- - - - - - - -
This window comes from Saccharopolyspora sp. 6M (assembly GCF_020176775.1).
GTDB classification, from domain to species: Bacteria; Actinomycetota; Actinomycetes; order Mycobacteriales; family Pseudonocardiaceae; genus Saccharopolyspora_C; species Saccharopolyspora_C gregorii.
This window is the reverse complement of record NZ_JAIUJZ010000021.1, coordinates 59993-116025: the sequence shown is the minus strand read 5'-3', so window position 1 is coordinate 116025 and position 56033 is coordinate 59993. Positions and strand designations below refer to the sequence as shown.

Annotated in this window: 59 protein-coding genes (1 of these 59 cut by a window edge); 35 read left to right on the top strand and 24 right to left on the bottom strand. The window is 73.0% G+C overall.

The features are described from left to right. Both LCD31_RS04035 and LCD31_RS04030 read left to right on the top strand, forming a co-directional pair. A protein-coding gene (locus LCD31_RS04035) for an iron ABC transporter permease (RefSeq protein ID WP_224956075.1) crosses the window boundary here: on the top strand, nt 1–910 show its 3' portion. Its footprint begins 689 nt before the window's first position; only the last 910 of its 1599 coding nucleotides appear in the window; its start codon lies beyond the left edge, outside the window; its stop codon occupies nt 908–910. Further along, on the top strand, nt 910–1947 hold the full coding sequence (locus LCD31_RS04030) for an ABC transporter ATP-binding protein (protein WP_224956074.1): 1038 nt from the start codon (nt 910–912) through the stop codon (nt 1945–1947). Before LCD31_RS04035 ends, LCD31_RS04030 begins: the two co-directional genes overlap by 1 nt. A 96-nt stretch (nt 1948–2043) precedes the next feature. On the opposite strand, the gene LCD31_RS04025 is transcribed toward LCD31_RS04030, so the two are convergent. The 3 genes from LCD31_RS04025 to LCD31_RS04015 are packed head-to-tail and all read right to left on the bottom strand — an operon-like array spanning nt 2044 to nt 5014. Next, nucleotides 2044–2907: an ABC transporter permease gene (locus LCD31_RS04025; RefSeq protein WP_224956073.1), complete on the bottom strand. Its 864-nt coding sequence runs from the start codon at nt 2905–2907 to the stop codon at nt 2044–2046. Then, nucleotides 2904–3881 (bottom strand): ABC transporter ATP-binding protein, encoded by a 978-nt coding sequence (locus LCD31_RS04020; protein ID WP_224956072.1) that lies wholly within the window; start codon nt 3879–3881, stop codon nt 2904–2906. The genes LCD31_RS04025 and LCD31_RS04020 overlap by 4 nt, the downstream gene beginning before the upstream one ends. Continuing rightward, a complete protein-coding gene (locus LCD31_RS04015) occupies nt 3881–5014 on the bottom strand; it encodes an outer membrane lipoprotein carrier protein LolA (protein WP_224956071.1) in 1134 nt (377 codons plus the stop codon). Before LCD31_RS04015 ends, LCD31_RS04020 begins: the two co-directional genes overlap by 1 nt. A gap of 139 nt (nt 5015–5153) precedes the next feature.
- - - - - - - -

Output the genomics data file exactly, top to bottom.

This window comes from Saccharopolyspora sp. 6M (assembly GCF_020176775.1).
GTDB classification, from domain to species: Bacteria; Actinomycetota; Actinomycetes; order Mycobacteriales; family Pseudonocardiaceae; genus Saccharopolyspora_C; species Saccharopolyspora_C gregorii.
This window is the reverse complement of record NZ_JAIUJZ010000021.1, coordinates 59993-116025: the sequence shown is the minus strand read 5'-3', so window position 1 is coordinate 116025 and position 56033 is coordinate 59993. Positions and strand designations below refer to the sequence as shown.

Annotated in this window: 59 protein-coding genes (1 of these 59 cut by a window edge); 35 read left to right on the top strand and 24 right to left on the bottom strand. The window is 73.0% G+C overall.

The features are described from left to right. Both LCD31_RS04035 and LCD31_RS04030 read left to right on the top strand, forming a co-directional pair. A protein-coding gene (locus LCD31_RS04035) for an iron ABC transporter permease (RefSeq protein ID WP_224956075.1) crosses the window boundary here: on the top strand, nt 1–910 show its 3' portion. Its footprint begins 689 nt before the window's first position; only the last 910 of its 1599 coding nucleotides appear in the window; its start codon lies beyond the left edge, outside the window; its stop codon occupies nt 908–910. Further along, on the top strand, nt 910–1947 hold the full coding sequence (locus LCD31_RS04030) for an ABC transporter ATP-binding protein (protein WP_224956074.1): 1038 nt from the start codon (nt 910–912) through the stop codon (nt 1945–1947). Before LCD31_RS04035 ends, LCD31_RS04030 begins: the two co-directional genes overlap by 1 nt. A 96-nt stretch (nt 1948–2043) precedes the next feature. On the opposite strand, the gene LCD31_RS04025 is transcribed toward LCD31_RS04030, so the two are convergent. The 3 genes from LCD31_RS04025 to LCD31_RS04015 are packed head-to-tail and all read right to left on the bottom strand — an operon-like array spanning nt 2044 to nt 5014. Next, nucleotides 2044–2907: an ABC transporter permease gene (locus LCD31_RS04025; RefSeq protein WP_224956073.1), complete on the bottom strand. Its 864-nt coding sequence runs from the start codon at nt 2905–2907 to the stop codon at nt 2044–2046. Then, nucleotides 2904–3881 (bottom strand): ABC transporter ATP-binding protein, encoded by a 978-nt coding sequence (locus LCD31_RS04020; protein ID WP_224956072.1) that lies wholly within the window; start codon nt 3879–3881, stop codon nt 2904–2906. The genes LCD31_RS04025 and LCD31_RS04020 overlap by 4 nt, the downstream gene beginning before the upstream one ends. Continuing rightward, a complete protein-coding gene (locus LCD31_RS04015) occupies nt 3881–5014 on the bottom strand; it encodes an outer membrane lipoprotein carrier protein LolA (protein WP_224956071.1) in 1134 nt (377 codons plus the stop codon). Before LCD31_RS04015 ends, LCD31_RS04020 begins: the two co-directional genes overlap by 1 nt. A gap of 139 nt (nt 5015–5153) precedes the next feature.